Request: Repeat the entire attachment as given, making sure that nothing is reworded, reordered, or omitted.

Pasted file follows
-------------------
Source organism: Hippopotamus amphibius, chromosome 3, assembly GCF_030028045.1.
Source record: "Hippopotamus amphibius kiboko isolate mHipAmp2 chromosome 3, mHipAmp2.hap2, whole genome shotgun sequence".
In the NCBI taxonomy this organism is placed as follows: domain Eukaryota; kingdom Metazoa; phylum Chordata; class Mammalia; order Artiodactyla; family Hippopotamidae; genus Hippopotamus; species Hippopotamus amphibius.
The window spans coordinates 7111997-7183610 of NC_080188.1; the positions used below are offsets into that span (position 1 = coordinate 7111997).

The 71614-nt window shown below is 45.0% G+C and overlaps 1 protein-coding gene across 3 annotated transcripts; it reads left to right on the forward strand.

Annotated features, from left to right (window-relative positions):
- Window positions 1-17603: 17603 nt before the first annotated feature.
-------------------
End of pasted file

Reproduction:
Source organism: Hippopotamus amphibius, chromosome 3, assembly GCF_030028045.1.
Source record: "Hippopotamus amphibius kiboko isolate mHipAmp2 chromosome 3, mHipAmp2.hap2, whole genome shotgun sequence".
In the NCBI taxonomy this organism is placed as follows: domain Eukaryota; kingdom Metazoa; phylum Chordata; class Mammalia; order Artiodactyla; family Hippopotamidae; genus Hippopotamus; species Hippopotamus amphibius.
The window spans coordinates 7111997-7183610 of NC_080188.1; the positions used below are offsets into that span (position 1 = coordinate 7111997).

The 71614-nt window shown below is 45.0% G+C and overlaps 1 protein-coding gene across 3 annotated transcripts; it reads left to right on the forward strand.

Annotated features, from left to right (window-relative positions):
- Window positions 1-17603: 17603 nt before the first annotated feature.